London Heathrow’s passenger numbers remained nearly 50% down on pre-COVID pandemic levels last month.
The details behind the drop
Prior to the COVID-19 pandemic, Heathrow was the world’s busiest international airport. In February 2020, about 5.4 million passengers travelled through the airport.
But now, figures released by the British airport shows that only 2.9 million passengers travelled from the airport in February.
This figure is 15% below the forecasted total, demonstrating just how slowly the public is returning to travel levels before the pandemic.
London Heathrow stated that leisure travel is “recovering strongly” but the demand for inbound flights “remains suppressed” by coronavirus testing and quarantine requirements in nearly two-thirds of the international markets it serves.
The British airline also noted current events and their impact – referring to concerns surrounding the war in Europe, longer flight times as a result of avoiding certain airspace, and higher fuel prices as other concerning factors that impact recovery in passenger numbers.
“While we hope that these will be removed, we also face headwinds from higher fuel prices, longer flight times to destinations impacted by airspace closures, concerns from US travellers over war in Europe and the likelihood of new ‘Variants of Concern’, which together create huge uncertainty over the passenger forecasts this year”.
Hope surrounding Summer 2022
According to data received from its airline customers regarding forward bookings, Heathrow is expecting a busy summer holidays period. Its current forecasts show that Heathrow will enjoy traffic levels up to 85% of pre-pandemic levels.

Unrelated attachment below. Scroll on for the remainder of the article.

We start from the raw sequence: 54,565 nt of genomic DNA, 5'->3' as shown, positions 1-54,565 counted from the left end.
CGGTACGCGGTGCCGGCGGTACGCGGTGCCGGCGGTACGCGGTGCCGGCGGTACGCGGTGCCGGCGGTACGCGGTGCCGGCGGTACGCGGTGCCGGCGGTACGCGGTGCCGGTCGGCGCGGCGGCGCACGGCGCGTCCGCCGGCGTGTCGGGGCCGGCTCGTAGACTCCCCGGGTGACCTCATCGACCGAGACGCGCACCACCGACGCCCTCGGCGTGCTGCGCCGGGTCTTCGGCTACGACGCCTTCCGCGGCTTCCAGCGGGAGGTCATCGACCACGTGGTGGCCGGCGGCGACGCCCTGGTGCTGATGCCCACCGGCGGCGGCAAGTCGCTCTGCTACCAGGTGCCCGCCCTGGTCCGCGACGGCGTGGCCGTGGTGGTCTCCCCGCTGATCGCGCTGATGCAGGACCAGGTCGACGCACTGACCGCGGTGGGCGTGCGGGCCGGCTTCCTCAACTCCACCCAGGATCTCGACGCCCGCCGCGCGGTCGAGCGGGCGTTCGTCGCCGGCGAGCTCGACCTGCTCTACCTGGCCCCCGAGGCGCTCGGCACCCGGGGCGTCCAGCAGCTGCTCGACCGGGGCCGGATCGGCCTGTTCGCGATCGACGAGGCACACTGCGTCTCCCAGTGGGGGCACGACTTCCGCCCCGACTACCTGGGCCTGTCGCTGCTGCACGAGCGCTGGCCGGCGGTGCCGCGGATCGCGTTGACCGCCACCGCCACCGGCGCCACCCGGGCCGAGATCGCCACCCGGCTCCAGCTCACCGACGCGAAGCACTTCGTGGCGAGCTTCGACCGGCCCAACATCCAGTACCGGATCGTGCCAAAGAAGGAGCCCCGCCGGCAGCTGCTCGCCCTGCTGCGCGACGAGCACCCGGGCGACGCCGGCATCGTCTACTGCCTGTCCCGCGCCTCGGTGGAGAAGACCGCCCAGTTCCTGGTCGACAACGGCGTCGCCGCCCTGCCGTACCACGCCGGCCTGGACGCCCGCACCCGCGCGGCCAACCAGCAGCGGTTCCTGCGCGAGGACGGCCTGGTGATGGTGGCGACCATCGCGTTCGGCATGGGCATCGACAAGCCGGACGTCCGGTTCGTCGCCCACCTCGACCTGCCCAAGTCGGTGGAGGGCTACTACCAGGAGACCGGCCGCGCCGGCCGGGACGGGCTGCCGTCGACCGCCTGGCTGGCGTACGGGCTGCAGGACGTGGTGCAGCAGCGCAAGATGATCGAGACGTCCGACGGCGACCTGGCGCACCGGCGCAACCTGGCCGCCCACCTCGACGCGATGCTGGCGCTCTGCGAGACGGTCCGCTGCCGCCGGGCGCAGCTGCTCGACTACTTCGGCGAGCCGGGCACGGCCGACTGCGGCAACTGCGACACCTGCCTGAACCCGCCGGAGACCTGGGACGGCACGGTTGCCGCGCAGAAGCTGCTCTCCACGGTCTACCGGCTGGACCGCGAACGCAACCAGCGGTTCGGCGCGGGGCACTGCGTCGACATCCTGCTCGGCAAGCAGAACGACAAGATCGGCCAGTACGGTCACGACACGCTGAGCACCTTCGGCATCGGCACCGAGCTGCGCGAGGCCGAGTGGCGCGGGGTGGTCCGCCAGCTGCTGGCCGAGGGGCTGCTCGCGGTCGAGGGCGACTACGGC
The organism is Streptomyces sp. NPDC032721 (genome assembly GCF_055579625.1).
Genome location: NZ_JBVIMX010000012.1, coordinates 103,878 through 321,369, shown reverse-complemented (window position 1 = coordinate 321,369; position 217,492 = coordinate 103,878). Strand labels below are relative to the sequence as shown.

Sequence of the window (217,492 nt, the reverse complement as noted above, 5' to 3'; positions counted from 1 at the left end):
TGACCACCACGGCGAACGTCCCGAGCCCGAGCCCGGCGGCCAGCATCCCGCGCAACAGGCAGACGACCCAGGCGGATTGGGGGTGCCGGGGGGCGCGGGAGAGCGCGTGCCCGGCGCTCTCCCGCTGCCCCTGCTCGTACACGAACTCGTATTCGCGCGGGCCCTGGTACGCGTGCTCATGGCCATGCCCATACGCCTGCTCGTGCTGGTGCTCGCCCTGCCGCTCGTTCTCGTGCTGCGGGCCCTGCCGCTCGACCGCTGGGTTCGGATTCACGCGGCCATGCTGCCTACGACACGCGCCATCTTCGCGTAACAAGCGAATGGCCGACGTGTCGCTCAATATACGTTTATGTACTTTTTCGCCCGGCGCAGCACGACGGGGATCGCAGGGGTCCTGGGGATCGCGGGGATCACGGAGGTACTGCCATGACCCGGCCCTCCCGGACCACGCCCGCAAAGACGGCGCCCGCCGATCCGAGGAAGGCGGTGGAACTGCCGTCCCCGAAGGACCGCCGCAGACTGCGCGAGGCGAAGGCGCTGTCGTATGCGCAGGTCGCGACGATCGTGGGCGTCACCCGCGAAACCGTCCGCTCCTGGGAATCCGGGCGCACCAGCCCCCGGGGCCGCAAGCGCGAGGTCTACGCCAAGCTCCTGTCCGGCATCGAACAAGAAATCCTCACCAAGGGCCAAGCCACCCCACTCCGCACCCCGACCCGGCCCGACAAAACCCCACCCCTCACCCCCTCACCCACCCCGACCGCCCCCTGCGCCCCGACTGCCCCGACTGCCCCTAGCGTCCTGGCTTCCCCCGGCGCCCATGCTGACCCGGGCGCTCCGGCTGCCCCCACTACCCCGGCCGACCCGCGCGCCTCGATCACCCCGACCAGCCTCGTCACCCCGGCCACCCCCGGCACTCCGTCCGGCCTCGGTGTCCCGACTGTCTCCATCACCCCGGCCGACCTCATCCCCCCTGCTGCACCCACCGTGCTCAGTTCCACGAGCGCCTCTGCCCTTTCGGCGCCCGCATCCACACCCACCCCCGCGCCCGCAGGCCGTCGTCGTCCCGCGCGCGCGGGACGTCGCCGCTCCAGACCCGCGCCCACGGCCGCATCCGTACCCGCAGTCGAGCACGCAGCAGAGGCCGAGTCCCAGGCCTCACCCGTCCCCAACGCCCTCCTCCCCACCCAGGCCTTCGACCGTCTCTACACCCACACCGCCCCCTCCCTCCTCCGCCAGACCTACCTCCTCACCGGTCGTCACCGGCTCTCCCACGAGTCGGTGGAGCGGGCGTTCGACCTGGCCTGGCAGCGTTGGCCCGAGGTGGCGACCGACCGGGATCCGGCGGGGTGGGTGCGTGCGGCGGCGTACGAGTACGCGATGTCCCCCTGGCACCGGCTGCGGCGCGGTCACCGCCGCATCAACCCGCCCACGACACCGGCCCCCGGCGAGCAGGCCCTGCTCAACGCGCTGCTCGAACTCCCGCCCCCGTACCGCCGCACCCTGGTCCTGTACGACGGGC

While this is good news for the British airport, it comes with some trepidation as check-in areas are “likely to feel even busier” because of additional pre-departure checks.
To cope with this, the airport has launched a recruitment drive to employ 12,000 new staff and has plans in place to reopen Terminal 4 before July.
Even with the above in place, the airport stressed concern over the “Border Force’s ability to scale up to meet demand”.
Heathrow Chief Executive John Holland-Kaye said:
Aviation’s recovery remains overshadowed by war and Covid uncertainty,
But we need to ensure we are geared up to meet peak potential demand this summer and are relying on the CAA to make a fair financial settlement that incentivises investment to maintain passenger service and encourages airlines and Heathrow to work together to grow passenger numbers.
These figures released by London Heathrow highlight clearly how much of an impact the pandemic had on the aviation industry, and how long it will take to recover from that impact. But with increased demand comes the opportunity to improve on the low figures.
Heathrow Airport was last in the news after British Airways temporarily halted all flights from London Heathrow due to an IT failure.
Have you flown through Heathrow recently? Have you noticed fewer passengers at airports? Let us know.